GSW Immobilien AG Chief Executive Officer Bernd Kottmann should quit because his appointment wasn’t transparent, said PGGM NV, the Dutch pension fund that owns a stake in the German residential landlord.
“PGGM deems it extremely important that the companies it invests in should have and maintain a robust corporate governance structure,” the pension fund said in a statement today, adding that it also wants Chairman Eckart John von Freyend to resign. “PGGM finds the procedure adopted for the recent appointment of a new CEO at GSW to be unacceptable.”
GSW, Germany’s fourth-largest residential landlord by market value, said on March 18 that Kottmann would succeed Thomas Zinnoecker as CEO on April 16. The appointment was made about a week after GSW announced Zinnoecker’s departure. The Berlin-based company plans to fight PGGM’s proposals, Freyend said by telephone.
“Their demands are incomprehensible,” he said. “We assume that PGGM is misinformed because they’re criticizing the selection process, but the process was extensive.”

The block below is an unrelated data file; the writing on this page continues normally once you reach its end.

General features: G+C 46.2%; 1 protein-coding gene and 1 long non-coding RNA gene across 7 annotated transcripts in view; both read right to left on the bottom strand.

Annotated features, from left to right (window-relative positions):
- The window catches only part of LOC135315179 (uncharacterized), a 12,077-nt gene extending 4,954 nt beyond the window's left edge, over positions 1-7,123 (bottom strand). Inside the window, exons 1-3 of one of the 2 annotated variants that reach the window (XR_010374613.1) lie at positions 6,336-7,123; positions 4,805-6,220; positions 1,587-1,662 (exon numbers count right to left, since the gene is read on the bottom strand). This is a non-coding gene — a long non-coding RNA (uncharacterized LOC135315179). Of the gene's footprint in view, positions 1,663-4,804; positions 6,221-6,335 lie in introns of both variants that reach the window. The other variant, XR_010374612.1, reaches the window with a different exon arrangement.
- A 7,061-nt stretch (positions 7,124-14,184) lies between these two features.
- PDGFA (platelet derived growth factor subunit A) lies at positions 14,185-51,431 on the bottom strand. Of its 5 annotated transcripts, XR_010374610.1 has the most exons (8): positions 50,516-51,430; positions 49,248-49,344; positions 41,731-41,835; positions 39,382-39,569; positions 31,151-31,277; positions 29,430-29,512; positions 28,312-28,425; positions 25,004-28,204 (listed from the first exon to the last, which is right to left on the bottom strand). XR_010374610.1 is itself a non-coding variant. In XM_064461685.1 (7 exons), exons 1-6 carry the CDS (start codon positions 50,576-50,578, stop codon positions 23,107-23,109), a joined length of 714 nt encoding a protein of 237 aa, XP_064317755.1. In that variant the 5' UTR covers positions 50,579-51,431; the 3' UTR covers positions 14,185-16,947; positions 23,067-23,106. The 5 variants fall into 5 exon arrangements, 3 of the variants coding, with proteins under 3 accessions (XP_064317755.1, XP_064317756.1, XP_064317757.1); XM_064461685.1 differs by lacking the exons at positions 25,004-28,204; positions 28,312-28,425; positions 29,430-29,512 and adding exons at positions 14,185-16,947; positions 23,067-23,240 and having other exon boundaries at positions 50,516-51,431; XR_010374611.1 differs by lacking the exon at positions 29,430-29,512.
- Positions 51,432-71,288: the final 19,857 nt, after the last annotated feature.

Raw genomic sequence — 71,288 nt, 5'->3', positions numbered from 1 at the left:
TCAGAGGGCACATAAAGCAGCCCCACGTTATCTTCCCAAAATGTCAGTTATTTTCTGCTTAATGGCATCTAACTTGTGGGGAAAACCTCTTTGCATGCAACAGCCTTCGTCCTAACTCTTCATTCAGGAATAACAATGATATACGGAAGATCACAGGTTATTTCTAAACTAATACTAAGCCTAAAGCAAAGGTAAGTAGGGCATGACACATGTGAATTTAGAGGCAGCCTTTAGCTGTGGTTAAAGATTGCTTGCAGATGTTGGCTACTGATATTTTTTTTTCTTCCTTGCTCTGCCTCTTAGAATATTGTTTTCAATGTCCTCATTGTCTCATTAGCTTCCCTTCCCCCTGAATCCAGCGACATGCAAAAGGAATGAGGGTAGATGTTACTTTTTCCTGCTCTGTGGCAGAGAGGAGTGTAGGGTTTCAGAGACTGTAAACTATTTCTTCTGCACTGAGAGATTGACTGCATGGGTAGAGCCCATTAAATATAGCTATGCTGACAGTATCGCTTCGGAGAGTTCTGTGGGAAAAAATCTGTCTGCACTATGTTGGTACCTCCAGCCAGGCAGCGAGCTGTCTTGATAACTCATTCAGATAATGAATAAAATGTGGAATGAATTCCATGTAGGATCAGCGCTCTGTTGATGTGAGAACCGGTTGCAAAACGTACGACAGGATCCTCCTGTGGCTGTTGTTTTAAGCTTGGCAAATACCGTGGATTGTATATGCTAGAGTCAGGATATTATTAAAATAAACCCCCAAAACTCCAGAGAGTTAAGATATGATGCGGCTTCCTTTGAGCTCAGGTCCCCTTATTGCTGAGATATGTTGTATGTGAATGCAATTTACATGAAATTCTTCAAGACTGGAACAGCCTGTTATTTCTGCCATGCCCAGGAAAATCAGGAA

The hiring process began on Feb. 13, before Zinnoecker’s departure was announced, and lasted for five weeks, Freyend said. GSW considered at least 10 candidates before choosing Kottmann, he said.
GSW yesterday published an invitation to its annual shareholders meeting on June 18 in which it said that PGGM had called for a vote of confidence in Kottmann and proposed removing Freyend. PGGM has a stake of 2.98 percent in GSW, according to an October 2012 statement.
The Dutch company said it had doubts about the supervisory board’s independence in making its selection. Both Kottmann and Freyend worked at IVG Immobilien AG, another German real estate company, which “got into great difficulties in 2008 under their management,” PGGM said.
Kottmann worked at IVG from 1997 to 2009, holding positions including chief operating officer and chief financial officer, according to GSW’s website. Freyend was IVG’s CEO from 1995 to 2006, according to data compiled by Bloomberg. IVG’s stock has dropped more than 90 percent in the past five years as the Bonn-based company struggles to pay debt used to make acquisitions.
“In the end, Kottmann was chosen because he was an exceptional candidate. The decision was taken by the six members of the supervisory board, not by me,” Freyend said.